attention this issue has drawn. He’s looking forward to the vote. He is
confident it will pass, but he understands the need to continue to shore
After the passing of the bill by a large majority, agricultural leaders,
among them Agriculture Secretary Mike Johanns, began issuing releases
condemning the decision.
“We have serious concerns that the welfare of these horses would be
negatively impacted by a ban on slaughter,” Johanns said.
Opponents of the ban said it is obvious proponents influenced
individuals’ emotions by referring to the horse as an American icon and
avoiding the facts of the matter. In fact, proponents plastered full
page ads in several largely-read newspapers including USA Today, The
Dallas Morning News, San Antonio Express-News and many others.
“These unwanted horses are often sick, unfit or problem animals,” said
Rep. Collin Peterson, D-MN. “Many of them are already living in pain or
discomfort, and tens of thousands more could be neglected, starved or
abandoned if their owners no longer have processing available as an
American horse meat is sold mostly for people to eat in Europe and Asia;
some also goes to U.S. zoos.
Although there is still a long process ahead before slaughtering is
permanently halted, if slaughtering did end, plants in Canada and Mexico
probably would take over some of the business, supporters say. Unlike
other countries, U.S. law requires that horses and other livestock be
unable to feel pain before they are killed.
The chairman of the House Agriculture Committee, Rep. Bob Goodlatte,
R-VA, said that for some horses, “these facilities provide a humane
alternative to additional suffering or possible dangerous situations.”
Some say enacting the bill would be inhumane to horses. Former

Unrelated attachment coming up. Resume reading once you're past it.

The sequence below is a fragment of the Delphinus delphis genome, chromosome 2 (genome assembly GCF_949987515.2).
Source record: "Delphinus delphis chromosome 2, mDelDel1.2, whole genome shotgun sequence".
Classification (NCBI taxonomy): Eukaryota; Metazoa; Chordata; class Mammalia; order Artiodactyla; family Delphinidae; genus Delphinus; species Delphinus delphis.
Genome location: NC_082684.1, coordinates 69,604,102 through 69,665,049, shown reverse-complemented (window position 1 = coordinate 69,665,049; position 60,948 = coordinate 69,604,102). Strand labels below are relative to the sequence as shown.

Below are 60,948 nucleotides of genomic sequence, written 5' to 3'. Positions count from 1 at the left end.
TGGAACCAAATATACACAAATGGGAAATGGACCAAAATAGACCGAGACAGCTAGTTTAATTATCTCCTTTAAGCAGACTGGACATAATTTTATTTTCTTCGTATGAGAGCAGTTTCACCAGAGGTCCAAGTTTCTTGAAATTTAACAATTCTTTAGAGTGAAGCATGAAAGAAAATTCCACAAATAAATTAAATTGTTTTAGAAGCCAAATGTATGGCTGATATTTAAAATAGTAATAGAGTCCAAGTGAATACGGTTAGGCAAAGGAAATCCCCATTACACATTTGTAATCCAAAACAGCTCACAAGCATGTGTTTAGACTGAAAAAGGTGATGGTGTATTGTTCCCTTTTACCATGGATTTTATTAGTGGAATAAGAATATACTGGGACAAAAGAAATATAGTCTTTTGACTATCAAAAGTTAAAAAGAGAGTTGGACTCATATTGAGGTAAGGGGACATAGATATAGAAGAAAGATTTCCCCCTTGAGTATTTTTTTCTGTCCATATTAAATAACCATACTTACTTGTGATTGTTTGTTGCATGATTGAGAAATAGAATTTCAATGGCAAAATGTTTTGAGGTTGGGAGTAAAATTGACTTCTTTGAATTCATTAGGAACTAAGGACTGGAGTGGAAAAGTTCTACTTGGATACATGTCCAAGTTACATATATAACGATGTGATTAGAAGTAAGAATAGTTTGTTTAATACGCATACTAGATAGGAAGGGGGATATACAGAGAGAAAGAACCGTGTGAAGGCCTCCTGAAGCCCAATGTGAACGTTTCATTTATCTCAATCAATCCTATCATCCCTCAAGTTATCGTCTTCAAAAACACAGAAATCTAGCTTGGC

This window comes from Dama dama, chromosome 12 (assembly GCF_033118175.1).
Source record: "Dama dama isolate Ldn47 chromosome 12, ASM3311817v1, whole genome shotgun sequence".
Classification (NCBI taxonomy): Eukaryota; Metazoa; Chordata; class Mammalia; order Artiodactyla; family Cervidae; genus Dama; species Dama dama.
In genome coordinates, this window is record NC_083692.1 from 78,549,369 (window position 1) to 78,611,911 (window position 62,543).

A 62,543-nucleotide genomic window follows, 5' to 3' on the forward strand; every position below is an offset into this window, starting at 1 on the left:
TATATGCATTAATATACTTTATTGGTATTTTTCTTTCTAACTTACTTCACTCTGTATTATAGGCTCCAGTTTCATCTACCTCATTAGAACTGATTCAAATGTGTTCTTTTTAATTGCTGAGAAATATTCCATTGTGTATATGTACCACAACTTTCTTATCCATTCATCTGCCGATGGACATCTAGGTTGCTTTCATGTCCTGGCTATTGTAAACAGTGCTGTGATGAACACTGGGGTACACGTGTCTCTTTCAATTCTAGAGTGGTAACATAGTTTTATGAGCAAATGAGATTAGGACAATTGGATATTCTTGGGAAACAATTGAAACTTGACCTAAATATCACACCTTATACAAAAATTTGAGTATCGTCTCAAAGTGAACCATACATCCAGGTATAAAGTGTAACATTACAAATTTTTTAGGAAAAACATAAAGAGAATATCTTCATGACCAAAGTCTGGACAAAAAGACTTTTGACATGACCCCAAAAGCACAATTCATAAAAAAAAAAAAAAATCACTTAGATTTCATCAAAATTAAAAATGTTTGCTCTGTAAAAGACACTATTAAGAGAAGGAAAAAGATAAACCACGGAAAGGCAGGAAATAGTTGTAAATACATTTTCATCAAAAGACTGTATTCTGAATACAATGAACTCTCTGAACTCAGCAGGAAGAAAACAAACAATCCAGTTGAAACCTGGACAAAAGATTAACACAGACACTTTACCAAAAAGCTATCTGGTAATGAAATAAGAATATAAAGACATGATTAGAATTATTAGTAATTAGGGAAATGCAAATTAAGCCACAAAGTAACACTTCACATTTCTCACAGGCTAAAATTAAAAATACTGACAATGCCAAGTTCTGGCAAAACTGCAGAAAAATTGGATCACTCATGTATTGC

Congressman Charlie Stenholm says, “City and county government
understand that when there are unwanted dogs and cats, they end up
having to deal with them. What about 125,000 unwanted horses? Who is
going to care for them?”
According to a recent poll conducted by Public Opinion Strategies, a
national political and public affairs research firm, 68 percent of
Americans do not support the slaughter of horses for meat.
Proponents say they will start immediately developing a strategy to pass
Pate is concerned and urges ranchers to speak up. She said supporters
are voicing their misleading information to the general public while
ranchers are taking the high road, but said now is the time.
“No one really thought this bill would go anywhere, but it did,” said
Pate. “Horse owners, horse lovers, ranchers and on down the line, need
to come together and use common sense or we could lose in the Senate. We
have to become a level headed, organized voice,” said Pate.
Although she is concerned, she said it probably won't even come to a
vote in the Senate and it may be postponed by opponents until it runs
out or the president could even veto it. However, she said the activists
are not to be taken for granted, further emphasizing the need for
agricultural organizations to speak out just as loud as supporters of a
permanent ban. — Mike Deering, WLJ Editor